Rescue work key part of low-altitude biz

2024-06-28 09:47:39China Daily Editor : Li Yan ECNS App Download

Medical staff members load supplies onto a drone in Chongqing on June 13. (CHEN SHICHUAN/FOR CHINA DAILY)

The low-altitude economy, highlighted for the first time in the country's Government Work Report for 2024, is gradually gaining momentum in the medical rescue field in China.

With strategic policies and targeted development plans, provinces and cities are applying drones to transport critical medical supplies like first-aid kits, transfusions and biological samples.

On June 13, a low-altitude logistics drone carrying test specimens took off from the Da'an campus of the Affiliated Yongchuan Hospital of Chongqing Medical University. Following a set route, it flew for 13 minutes and landed smoothly on the Xuanhua campus of the hospital, successfully completing the air transport mission.

The successful maiden flight marks the application of low-altitude drones in medical scenarios in Chongqing. Technicians said that low-altitude logistics drones are like flying 'couriers', with fully autonomous L4-level aerial driving capability and a maximum load capacity of 9 kilograms.

"They have significant advantages in dispatching biological samples including emergency blood and testing apparatus across regions. Reports show that drones have realtime monitoring and temperature control functions, which can take care of blood materials such as red blood cells and platelets that require specific temperature ranges, ensuring specimen safety," said technicians from Yongchuan Hospital.

Some 1,468 kilometers away at the Nanjing Red Cross Blood Center (NRCBC), healthcare practitioners receive requests for emergency blood supplies from Nanjing Pukou People's Hospital. Soon after, a drone carrying some 9 kg of blood products takes off from Gulou district, soaring through a 14.625-km flight route, and arrives at its destination in just 16 minutes.

This is a typical scenario for certain hospitals in Pukou district, Nanjing. Currently, the district has developed two normalized drone routines for critical medical supply transport.

According to the NRCBC, for normal operations, the two routines have four flights per day on average, cutting delivery times by half and greatly improving treatment efficiency.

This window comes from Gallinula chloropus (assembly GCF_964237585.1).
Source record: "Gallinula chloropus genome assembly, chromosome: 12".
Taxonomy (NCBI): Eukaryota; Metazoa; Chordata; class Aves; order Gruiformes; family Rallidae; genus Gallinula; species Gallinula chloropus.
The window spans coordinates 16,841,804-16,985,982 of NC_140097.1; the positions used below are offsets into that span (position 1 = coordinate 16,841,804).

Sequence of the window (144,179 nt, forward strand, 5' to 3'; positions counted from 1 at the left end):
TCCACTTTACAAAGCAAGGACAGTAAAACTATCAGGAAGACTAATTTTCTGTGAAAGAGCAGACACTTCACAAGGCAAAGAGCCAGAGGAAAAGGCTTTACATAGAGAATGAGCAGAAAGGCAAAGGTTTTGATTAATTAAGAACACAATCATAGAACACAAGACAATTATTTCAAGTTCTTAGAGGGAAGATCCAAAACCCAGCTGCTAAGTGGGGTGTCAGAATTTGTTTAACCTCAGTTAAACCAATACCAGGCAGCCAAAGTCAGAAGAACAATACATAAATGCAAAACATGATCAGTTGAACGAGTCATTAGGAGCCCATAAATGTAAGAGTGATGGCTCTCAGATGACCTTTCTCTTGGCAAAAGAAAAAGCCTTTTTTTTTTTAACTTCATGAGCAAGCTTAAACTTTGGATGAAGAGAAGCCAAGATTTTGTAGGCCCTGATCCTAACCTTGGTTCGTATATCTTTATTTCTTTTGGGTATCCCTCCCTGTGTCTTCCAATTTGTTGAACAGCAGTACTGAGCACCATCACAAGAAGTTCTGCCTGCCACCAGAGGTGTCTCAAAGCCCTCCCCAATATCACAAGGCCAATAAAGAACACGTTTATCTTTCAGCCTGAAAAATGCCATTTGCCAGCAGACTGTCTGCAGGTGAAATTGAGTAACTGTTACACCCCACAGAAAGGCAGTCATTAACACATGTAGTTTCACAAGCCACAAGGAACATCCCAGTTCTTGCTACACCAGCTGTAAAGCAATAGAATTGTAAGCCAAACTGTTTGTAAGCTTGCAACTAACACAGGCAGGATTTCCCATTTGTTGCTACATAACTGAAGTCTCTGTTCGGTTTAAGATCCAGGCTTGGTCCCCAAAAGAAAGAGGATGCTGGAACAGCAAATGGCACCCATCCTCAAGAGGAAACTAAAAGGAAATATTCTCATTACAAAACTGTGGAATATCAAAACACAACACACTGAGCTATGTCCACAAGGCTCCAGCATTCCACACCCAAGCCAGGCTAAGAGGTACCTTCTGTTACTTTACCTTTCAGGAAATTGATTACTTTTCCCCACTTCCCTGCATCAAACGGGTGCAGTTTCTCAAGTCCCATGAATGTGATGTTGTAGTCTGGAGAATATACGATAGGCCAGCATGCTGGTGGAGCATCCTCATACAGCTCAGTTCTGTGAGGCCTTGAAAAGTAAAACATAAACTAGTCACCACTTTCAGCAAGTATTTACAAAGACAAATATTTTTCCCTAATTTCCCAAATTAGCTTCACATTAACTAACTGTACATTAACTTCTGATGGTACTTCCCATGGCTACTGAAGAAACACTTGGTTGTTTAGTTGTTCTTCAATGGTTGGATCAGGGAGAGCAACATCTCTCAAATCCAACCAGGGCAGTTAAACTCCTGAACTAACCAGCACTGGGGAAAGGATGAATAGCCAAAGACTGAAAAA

The drones are capable of carrying medical supplies weighing 10 kg, with a wind resistance level of seven and a flying range of 20 km. They can fly in rainy weather and at night, and come with a parachute for emergency backup. At the same time, they rely on 5G networks for precise navigation and can fly autonomously according to established routes with strong anti-interference ability, thus achieving stable and safe execution of blood transport missions under changing and complex meteorological conditions, said experts from the NRCBC.

According to International SOS, a world-leading health and security services company, a key component of prevention and duty of care is preparing for rare instances when prevention is not possible. Having a safe and executable evacuation plan can make a difference in saving lives. Standards and quality of aviation and aeromedical operations vary significantly across the globe.

"Evacuations often entail accessing both poorly regulated and resourced aviation environments, introducing potential risks. The right provider will have a comprehensive credentialing and accreditation program that is essential to mitigating risks," said the International SOS's spokesperson.

Lin Xianping, secretary-general of the institute of culture and creation at Hangzhou City University, said, "China's low-altitude economy has a wide application and practical value in emergency rescue, as the use of drones provides a safe, flexible and efficient means to save lives."

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